View

A view is what can be seen in a range of vision. View may also be used as a synonym of point of view in the first sense. View may also be used figuratively or with special significance—for example, to imply a scenic outlook or significant vantage point:

The barrier Rhine hath flashed, through battle-smoke,
On men who gaze heart-smitten by the view,
As if all Germany had felt the shock!
- from The Germans on the Heights of Hochheim (1816) by William Wordsworth

Read more about View:  Law, Presenting A View in Art

Other articles related to "view":

Galata Tower - Gallery
... View of the Galata Tower from Eminönü, 12 April 2005 View of the Galata Tower from the Bosphorus View of the Galata Tower from the Bosphorus View of the ...
Presenting A View in Art
... to enlarge images, for full appreciation of the effects described A bright view, heavily-framed or observed as through a tunnel, can appear jewel-like and allows appreciation of composition The same view with ...
Karl Löwith
... Löwith's argument in Meaning in History is that the western view of history is confused by the relationship between Christian faith and the modern view, which ... But, Christians are not a historical people, as their view of the world is based on faith ... the tendency in history (and philosophy) to an eschatological view of human progress ...
Lorain, Ohio - Pictures
... Broadway, looking north, about 1908 Aerial view, looking north, 1908-1918 "At the loop", 1913 Aerial view of the harbor at Lorain, Ohio ... View is to the southeast ...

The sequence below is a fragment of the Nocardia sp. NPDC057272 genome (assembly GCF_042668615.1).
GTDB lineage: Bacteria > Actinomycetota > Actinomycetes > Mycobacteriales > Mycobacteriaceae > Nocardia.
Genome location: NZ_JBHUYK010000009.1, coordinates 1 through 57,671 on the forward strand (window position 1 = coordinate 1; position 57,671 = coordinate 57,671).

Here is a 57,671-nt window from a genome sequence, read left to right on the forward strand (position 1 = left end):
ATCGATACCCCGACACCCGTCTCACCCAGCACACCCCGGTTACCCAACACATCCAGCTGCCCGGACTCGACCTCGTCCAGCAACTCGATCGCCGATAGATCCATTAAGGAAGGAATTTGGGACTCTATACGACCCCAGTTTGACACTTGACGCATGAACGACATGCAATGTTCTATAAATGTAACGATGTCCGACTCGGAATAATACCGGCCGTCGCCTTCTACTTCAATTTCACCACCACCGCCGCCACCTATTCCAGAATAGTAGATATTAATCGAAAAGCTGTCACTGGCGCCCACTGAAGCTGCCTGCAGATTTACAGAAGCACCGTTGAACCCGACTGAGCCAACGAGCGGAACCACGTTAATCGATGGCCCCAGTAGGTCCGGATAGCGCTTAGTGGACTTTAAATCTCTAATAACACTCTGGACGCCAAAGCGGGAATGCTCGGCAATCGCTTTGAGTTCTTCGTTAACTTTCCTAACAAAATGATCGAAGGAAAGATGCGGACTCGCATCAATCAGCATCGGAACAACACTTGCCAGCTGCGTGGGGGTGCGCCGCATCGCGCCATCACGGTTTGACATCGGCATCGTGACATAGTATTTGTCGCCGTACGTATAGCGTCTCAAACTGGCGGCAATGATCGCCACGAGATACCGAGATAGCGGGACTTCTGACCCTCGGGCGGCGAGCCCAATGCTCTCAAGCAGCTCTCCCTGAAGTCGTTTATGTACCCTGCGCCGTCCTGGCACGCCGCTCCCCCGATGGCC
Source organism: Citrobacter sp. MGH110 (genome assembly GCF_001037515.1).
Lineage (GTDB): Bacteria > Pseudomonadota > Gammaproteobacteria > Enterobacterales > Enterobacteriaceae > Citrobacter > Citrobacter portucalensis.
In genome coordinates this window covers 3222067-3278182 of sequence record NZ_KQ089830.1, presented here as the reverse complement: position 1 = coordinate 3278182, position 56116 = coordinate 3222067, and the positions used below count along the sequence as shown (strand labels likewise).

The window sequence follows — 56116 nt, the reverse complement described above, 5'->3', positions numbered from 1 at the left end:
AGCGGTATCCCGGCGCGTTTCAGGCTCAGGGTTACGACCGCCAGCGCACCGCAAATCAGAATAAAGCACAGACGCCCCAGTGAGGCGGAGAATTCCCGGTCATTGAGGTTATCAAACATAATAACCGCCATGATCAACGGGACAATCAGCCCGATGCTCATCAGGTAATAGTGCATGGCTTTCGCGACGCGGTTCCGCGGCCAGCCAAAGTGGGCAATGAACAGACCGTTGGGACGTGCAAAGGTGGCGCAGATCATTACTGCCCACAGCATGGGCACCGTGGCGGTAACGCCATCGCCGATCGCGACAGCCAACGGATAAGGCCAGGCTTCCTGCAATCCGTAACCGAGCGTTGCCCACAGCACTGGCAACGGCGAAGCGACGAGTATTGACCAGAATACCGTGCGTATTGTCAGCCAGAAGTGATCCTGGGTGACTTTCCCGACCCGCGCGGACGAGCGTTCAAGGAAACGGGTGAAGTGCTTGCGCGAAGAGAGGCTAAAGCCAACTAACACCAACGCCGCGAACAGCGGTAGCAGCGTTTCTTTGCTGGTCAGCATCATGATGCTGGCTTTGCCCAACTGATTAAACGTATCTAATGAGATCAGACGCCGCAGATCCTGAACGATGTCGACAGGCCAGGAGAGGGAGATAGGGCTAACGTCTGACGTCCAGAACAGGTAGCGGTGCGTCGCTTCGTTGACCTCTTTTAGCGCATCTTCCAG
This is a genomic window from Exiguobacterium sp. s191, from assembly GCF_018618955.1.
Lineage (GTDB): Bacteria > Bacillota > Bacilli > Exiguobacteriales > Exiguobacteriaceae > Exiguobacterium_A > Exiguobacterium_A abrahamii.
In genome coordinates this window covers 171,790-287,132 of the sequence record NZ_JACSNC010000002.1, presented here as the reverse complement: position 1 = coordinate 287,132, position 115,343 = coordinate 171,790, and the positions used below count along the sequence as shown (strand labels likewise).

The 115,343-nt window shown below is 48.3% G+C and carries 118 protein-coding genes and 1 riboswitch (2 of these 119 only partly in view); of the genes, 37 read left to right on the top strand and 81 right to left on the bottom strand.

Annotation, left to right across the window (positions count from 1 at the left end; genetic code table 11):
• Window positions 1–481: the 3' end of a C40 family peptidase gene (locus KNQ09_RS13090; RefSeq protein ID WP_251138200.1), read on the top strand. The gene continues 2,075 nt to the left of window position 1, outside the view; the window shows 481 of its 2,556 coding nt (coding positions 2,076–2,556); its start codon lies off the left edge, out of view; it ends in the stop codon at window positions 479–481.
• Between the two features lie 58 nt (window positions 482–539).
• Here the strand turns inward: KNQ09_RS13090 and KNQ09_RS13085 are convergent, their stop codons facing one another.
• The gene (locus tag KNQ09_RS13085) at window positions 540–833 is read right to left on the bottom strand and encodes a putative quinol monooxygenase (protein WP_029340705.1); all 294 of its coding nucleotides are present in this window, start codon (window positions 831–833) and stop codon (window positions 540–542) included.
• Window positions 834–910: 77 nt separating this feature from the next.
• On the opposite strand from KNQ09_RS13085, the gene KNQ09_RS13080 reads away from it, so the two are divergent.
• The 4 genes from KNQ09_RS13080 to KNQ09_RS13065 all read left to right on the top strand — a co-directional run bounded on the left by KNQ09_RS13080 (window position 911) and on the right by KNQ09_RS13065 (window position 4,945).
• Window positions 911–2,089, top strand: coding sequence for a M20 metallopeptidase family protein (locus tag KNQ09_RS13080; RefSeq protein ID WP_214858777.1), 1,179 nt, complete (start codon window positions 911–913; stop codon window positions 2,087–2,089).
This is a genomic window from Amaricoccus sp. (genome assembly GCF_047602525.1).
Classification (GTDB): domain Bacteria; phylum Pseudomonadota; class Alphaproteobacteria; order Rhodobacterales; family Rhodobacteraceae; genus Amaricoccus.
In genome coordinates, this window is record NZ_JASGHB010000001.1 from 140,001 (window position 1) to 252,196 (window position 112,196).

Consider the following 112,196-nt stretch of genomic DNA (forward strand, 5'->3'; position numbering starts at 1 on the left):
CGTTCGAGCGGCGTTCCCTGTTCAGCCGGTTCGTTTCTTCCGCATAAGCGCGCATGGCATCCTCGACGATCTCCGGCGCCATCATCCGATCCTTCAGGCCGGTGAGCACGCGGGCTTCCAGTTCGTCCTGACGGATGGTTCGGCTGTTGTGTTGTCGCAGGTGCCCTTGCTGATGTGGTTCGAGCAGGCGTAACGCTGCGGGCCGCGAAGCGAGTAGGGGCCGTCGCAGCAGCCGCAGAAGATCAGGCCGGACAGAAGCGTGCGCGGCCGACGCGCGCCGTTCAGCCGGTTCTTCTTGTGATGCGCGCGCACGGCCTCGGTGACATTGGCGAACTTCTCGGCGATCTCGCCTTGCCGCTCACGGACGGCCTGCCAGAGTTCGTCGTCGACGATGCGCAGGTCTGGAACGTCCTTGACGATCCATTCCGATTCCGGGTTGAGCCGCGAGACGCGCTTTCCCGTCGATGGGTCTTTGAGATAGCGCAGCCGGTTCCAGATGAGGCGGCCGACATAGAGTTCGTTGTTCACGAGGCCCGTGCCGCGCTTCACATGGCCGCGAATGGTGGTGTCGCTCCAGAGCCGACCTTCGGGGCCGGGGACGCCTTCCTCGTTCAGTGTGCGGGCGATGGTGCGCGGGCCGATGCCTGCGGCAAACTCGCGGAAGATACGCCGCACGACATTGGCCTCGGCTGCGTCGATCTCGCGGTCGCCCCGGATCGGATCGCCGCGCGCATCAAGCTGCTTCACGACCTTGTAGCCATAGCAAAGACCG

USS A. J. View (1861)
... View (1861) — a Confederate States of America schooner — was captured during the beginning of the American Civil War by the Union Navy ... View was outfitted as a collier, supplying coal to Union ships with steam engines ...

Famous quotes containing the word view:

    The women, who had congregated in the groves, set up the most violent clamors, as they invariably do here as elsewhere on every occasion of excitement and alarm, with a view of tranquilizing their own minds and disturbing other people.
    Herman Melville (1819–1891)

    Currently, U.S. society has been encouraged by its political and subsidized mass-media intelligentsia to view U.S. life as a continual “morning in America” paradise, where the only social problems occur in the inner cities. Psychologists call this denial.
    Ishmael Reed (b. 1938)

    Since mothers are more likely to take children to their activities—the playground, ballet or karate class, birthday parties—they get a chance to see other children in action.... Fathers usually don’t spend as much time with other people’s kids; because of this, they have a narrower view of what constitutes “normal” behavior, and therefore what should or shouldn’t require parental discipline.
    Ron Taffel (20th century)